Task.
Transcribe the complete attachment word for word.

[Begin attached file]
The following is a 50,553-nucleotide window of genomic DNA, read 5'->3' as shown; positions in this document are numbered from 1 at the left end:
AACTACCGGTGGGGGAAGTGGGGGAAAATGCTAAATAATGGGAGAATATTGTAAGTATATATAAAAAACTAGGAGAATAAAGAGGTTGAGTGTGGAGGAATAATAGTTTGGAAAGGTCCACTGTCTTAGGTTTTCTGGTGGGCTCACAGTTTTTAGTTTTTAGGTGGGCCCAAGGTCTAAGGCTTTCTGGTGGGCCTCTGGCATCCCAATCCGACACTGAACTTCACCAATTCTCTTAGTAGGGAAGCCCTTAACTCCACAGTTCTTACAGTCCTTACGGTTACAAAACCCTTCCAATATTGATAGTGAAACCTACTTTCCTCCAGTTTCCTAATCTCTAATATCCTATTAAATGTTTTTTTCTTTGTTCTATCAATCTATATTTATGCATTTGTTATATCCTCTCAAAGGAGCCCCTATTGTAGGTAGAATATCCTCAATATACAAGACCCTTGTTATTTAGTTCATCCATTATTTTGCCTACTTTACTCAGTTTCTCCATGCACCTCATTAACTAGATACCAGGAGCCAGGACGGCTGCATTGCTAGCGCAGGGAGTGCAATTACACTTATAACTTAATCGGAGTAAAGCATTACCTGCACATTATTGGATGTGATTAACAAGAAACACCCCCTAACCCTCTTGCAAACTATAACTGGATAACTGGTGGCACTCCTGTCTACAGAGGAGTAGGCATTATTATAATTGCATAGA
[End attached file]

The following is a 50,553-nucleotide window of genomic DNA, read 5'->3' as shown; positions in this document are numbered from 1 at the left end:
AACTACCGGTGGGGGAAGTGGGGGAAAATGCTAAATAATGGGAGAATATTGTAAGTATATATAAAAAACTAGGAGAATAAAGAGGTTGAGTGTGGAGGAATAATAGTTTGGAAAGGTCCACTGTCTTAGGTTTTCTGGTGGGCTCACAGTTTTTAGTTTTTAGGTGGGCCCAAGGTCTAAGGCTTTCTGGTGGGCCTCTGGCATCCCAATCCGACACTGAACTTCACCAATTCTCTTAGTAGGGAAGCCCTTAACTCCACAGTTCTTACAGTCCTTACGGTTACAAAACCCTTCCAATATTGATAGTGAAACCTACTTTCCTCCAGTTTCCTAATCTCTAATATCCTATTAAATGTTTTTTTCTTTGTTCTATCAATCTATATTTATGCATTTGTTATATCCTCTCAAAGGAGCCCCTATTGTAGGTAGAATATCCTCAATATACAAGACCCTTGTTATTTAGTTCATCCATTATTTTGCCTACTTTACTCAGTTTCTCCATGCACCTCATTAACTAGATACCAGGAGCCAGGACGGCTGCATTGCTAGCGCAGGGAGTGCAATTACACTTATAACTTAATCGGAGTAAAGCATTACCTGCACATTATTGGATGTGATTAACAAGAAACACCCCCTAACCCTCTTGCAAACTATAACTGGATAACTGGTGGCACTCCTGTCTACAGAGGAGTAGGCATTATTATAATTGCATAGA